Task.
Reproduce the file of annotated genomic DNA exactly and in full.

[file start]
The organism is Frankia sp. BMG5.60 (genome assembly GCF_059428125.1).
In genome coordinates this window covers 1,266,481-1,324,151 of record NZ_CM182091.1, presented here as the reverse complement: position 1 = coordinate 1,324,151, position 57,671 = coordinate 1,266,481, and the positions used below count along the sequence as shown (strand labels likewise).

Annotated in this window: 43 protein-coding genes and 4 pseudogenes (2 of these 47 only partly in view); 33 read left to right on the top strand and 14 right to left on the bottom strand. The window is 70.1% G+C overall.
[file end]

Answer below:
The organism is Frankia sp. BMG5.60 (genome assembly GCF_059428125.1).
In genome coordinates this window covers 1,266,481-1,324,151 of record NZ_CM182091.1, presented here as the reverse complement: position 1 = coordinate 1,324,151, position 57,671 = coordinate 1,266,481, and the positions used below count along the sequence as shown (strand labels likewise).

Annotated in this window: 43 protein-coding genes and 4 pseudogenes (2 of these 47 only partly in view); 33 read left to right on the top strand and 14 right to left on the bottom strand. The window is 70.1% G+C overall.